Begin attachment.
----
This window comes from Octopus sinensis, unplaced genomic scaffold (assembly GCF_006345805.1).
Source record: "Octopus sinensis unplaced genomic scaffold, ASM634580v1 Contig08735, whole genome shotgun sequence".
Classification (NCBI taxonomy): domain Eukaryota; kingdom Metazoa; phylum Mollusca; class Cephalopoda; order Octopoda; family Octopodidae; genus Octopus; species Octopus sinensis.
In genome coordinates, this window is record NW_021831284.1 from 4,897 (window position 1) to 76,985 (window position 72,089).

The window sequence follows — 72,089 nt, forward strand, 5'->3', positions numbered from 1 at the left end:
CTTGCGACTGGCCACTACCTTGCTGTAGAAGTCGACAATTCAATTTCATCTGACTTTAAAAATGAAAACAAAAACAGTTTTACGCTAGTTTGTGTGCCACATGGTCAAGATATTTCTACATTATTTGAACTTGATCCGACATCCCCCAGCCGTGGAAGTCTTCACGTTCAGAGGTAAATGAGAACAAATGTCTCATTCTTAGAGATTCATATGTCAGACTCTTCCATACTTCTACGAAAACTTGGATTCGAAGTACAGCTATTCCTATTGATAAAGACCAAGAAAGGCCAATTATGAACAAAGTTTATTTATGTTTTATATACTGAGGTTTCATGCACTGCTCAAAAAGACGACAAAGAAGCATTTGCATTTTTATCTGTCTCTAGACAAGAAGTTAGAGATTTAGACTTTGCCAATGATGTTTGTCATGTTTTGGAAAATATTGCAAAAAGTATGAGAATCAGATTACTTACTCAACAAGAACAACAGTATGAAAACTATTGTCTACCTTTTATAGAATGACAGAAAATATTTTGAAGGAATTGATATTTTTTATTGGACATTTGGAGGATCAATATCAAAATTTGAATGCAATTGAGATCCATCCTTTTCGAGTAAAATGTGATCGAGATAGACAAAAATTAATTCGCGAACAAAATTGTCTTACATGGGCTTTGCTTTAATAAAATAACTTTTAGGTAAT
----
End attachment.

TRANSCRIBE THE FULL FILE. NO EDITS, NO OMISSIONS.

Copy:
This window comes from Octopus sinensis, unplaced genomic scaffold (assembly GCF_006345805.1).
Source record: "Octopus sinensis unplaced genomic scaffold, ASM634580v1 Contig08735, whole genome shotgun sequence".
Classification (NCBI taxonomy): domain Eukaryota; kingdom Metazoa; phylum Mollusca; class Cephalopoda; order Octopoda; family Octopodidae; genus Octopus; species Octopus sinensis.
In genome coordinates, this window is record NW_021831284.1 from 4,897 (window position 1) to 76,985 (window position 72,089).

The window sequence follows — 72,089 nt, forward strand, 5'->3', positions numbered from 1 at the left end:
CTTGCGACTGGCCACTACCTTGCTGTAGAAGTCGACAATTCAATTTCATCTGACTTTAAAAATGAAAACAAAAACAGTTTTACGCTAGTTTGTGTGCCACATGGTCAAGATATTTCTACATTATTTGAACTTGATCCGACATCCCCCAGCCGTGGAAGTCTTCACGTTCAGAGGTAAATGAGAACAAATGTCTCATTCTTAGAGATTCATATGTCAGACTCTTCCATACTTCTACGAAAACTTGGATTCGAAGTACAGCTATTCCTATTGATAAAGACCAAGAAAGGCCAATTATGAACAAAGTTTATTTATGTTTTATATACTGAGGTTTCATGCACTGCTCAAAAAGACGACAAAGAAGCATTTGCATTTTTATCTGTCTCTAGACAAGAAGTTAGAGATTTAGACTTTGCCAATGATGTTTGTCATGTTTTGGAAAATATTGCAAAAAGTATGAGAATCAGATTACTTACTCAACAAGAACAACAGTATGAAAACTATTGTCTACCTTTTATAGAATGACAGAAAATATTTTGAAGGAATTGATATTTTTTATTGGACATTTGGAGGATCAATATCAAAATTTGAATGCAATTGAGATCCATCCTTTTCGAGTAAAATGTGATCGAGATAGACAAAAATTAATTCGCGAACAAAATTGTCTTACATGGGCTTTGCTTTAATAAAATAACTTTTAGGTAAT